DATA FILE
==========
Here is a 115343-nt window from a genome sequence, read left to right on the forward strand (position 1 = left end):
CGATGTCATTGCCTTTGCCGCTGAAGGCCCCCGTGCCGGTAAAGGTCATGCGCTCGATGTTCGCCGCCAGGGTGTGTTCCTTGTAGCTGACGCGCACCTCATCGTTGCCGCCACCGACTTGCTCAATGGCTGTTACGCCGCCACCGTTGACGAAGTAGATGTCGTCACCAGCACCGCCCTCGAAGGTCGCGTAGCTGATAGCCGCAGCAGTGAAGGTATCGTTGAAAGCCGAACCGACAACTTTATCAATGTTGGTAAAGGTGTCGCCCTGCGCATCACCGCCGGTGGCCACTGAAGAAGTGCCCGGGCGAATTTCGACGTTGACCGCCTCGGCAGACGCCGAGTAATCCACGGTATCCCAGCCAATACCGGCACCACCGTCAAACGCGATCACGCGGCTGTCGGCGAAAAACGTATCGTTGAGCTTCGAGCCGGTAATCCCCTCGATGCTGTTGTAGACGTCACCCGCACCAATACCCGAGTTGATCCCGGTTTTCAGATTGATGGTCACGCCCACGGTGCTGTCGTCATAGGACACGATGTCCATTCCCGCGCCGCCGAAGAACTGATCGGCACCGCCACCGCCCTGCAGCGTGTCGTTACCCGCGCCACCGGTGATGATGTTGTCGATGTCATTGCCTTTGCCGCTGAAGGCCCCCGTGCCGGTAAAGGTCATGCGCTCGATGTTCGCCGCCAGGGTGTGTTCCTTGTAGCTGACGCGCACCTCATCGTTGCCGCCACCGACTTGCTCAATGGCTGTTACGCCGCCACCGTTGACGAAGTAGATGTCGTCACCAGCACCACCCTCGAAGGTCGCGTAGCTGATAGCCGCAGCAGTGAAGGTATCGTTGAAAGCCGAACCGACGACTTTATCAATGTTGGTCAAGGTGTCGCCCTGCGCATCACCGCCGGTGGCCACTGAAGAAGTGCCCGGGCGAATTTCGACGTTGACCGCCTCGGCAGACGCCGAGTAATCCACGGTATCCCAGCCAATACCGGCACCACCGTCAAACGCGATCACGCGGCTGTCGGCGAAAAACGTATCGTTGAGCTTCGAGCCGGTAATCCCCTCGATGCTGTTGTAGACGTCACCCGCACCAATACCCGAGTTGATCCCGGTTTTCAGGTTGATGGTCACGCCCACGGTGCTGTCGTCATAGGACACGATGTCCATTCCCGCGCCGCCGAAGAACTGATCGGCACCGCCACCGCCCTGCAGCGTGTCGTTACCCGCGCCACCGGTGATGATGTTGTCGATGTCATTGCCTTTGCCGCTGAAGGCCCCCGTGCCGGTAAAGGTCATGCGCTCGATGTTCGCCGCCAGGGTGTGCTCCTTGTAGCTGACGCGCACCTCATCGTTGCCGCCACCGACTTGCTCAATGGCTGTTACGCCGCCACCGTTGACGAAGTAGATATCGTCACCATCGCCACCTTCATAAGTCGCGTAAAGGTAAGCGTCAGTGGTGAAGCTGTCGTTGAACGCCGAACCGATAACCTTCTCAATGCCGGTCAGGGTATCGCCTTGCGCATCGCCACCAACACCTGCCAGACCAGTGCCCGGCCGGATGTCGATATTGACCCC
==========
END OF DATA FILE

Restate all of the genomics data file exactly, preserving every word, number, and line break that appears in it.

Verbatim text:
Here is a 115343-nt window from a genome sequence, read left to right on the forward strand (position 1 = left end):
CGATGTCATTGCCTTTGCCGCTGAAGGCCCCCGTGCCGGTAAAGGTCATGCGCTCGATGTTCGCCGCCAGGGTGTGTTCCTTGTAGCTGACGCGCACCTCATCGTTGCCGCCACCGACTTGCTCAATGGCTGTTACGCCGCCACCGTTGACGAAGTAGATGTCGTCACCAGCACCGCCCTCGAAGGTCGCGTAGCTGATAGCCGCAGCAGTGAAGGTATCGTTGAAAGCCGAACCGACAACTTTATCAATGTTGGTAAAGGTGTCGCCCTGCGCATCACCGCCGGTGGCCACTGAAGAAGTGCCCGGGCGAATTTCGACGTTGACCGCCTCGGCAGACGCCGAGTAATCCACGGTATCCCAGCCAATACCGGCACCACCGTCAAACGCGATCACGCGGCTGTCGGCGAAAAACGTATCGTTGAGCTTCGAGCCGGTAATCCCCTCGATGCTGTTGTAGACGTCACCCGCACCAATACCCGAGTTGATCCCGGTTTTCAGATTGATGGTCACGCCCACGGTGCTGTCGTCATAGGACACGATGTCCATTCCCGCGCCGCCGAAGAACTGATCGGCACCGCCACCGCCCTGCAGCGTGTCGTTACCCGCGCCACCGGTGATGATGTTGTCGATGTCATTGCCTTTGCCGCTGAAGGCCCCCGTGCCGGTAAAGGTCATGCGCTCGATGTTCGCCGCCAGGGTGTGTTCCTTGTAGCTGACGCGCACCTCATCGTTGCCGCCACCGACTTGCTCAATGGCTGTTACGCCGCCACCGTTGACGAAGTAGATGTCGTCACCAGCACCACCCTCGAAGGTCGCGTAGCTGATAGCCGCAGCAGTGAAGGTATCGTTGAAAGCCGAACCGACGACTTTATCAATGTTGGTCAAGGTGTCGCCCTGCGCATCACCGCCGGTGGCCACTGAAGAAGTGCCCGGGCGAATTTCGACGTTGACCGCCTCGGCAGACGCCGAGTAATCCACGGTATCCCAGCCAATACCGGCACCACCGTCAAACGCGATCACGCGGCTGTCGGCGAAAAACGTATCGTTGAGCTTCGAGCCGGTAATCCCCTCGATGCTGTTGTAGACGTCACCCGCACCAATACCCGAGTTGATCCCGGTTTTCAGGTTGATGGTCACGCCCACGGTGCTGTCGTCATAGGACACGATGTCCATTCCCGCGCCGCCGAAGAACTGATCGGCACCGCCACCGCCCTGCAGCGTGTCGTTACCCGCGCCACCGGTGATGATGTTGTCGATGTCATTGCCTTTGCCGCTGAAGGCCCCCGTGCCGGTAAAGGTCATGCGCTCGATGTTCGCCGCCAGGGTGTGCTCCTTGTAGCTGACGCGCACCTCATCGTTGCCGCCACCGACTTGCTCAATGGCTGTTACGCCGCCACCGTTGACGAAGTAGATATCGTCACCATCGCCACCTTCATAAGTCGCGTAAAGGTAAGCGTCAGTGGTGAAGCTGTCGTTGAACGCCGAACCGATAACCTTCTCAATGCCGGTCAGGGTATCGCCTTGCGCATCGCCACCAACACCTGCCAGACCAGTGCCCGGCCGGATGTCGATATTGACCCC